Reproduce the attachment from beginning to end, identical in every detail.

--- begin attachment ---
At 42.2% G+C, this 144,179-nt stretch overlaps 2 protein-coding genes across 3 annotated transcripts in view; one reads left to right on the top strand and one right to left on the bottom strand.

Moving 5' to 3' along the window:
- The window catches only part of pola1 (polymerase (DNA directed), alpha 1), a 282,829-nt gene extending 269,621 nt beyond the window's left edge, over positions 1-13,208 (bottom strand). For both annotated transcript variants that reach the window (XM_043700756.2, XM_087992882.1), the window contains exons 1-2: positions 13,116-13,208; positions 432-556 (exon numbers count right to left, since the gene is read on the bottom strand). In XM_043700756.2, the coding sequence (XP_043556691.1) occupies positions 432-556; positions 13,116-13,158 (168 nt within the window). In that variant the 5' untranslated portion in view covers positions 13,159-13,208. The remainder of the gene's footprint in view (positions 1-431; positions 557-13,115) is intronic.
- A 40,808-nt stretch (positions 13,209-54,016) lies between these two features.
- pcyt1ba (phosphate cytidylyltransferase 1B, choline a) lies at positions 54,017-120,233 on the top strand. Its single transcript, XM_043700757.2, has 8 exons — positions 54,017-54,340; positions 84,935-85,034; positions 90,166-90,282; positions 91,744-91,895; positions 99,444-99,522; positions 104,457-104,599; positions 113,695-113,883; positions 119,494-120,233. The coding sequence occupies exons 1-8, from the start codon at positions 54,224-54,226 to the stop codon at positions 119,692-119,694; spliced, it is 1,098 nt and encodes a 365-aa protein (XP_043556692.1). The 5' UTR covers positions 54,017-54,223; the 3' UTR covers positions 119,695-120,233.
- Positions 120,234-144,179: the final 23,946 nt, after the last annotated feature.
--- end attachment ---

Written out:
At 42.2% G+C, this 144,179-nt stretch overlaps 2 protein-coding genes across 3 annotated transcripts in view; one reads left to right on the top strand and one right to left on the bottom strand.

Moving 5' to 3' along the window:
- The window catches only part of pola1 (polymerase (DNA directed), alpha 1), a 282,829-nt gene extending 269,621 nt beyond the window's left edge, over positions 1-13,208 (bottom strand). For both annotated transcript variants that reach the window (XM_043700756.2, XM_087992882.1), the window contains exons 1-2: positions 13,116-13,208; positions 432-556 (exon numbers count right to left, since the gene is read on the bottom strand). In XM_043700756.2, the coding sequence (XP_043556691.1) occupies positions 432-556; positions 13,116-13,158 (168 nt within the window). In that variant the 5' untranslated portion in view covers positions 13,159-13,208. The remainder of the gene's footprint in view (positions 1-431; positions 557-13,115) is intronic.
- A 40,808-nt stretch (positions 13,209-54,016) lies between these two features.
- pcyt1ba (phosphate cytidylyltransferase 1B, choline a) lies at positions 54,017-120,233 on the top strand. Its single transcript, XM_043700757.2, has 8 exons — positions 54,017-54,340; positions 84,935-85,034; positions 90,166-90,282; positions 91,744-91,895; positions 99,444-99,522; positions 104,457-104,599; positions 113,695-113,883; positions 119,494-120,233. The coding sequence occupies exons 1-8, from the start codon at positions 54,224-54,226 to the stop codon at positions 119,692-119,694; spliced, it is 1,098 nt and encodes a 365-aa protein (XP_043556692.1). The 5' UTR covers positions 54,017-54,223; the 3' UTR covers positions 119,695-120,233.
- Positions 120,234-144,179: the final 23,946 nt, after the last annotated feature.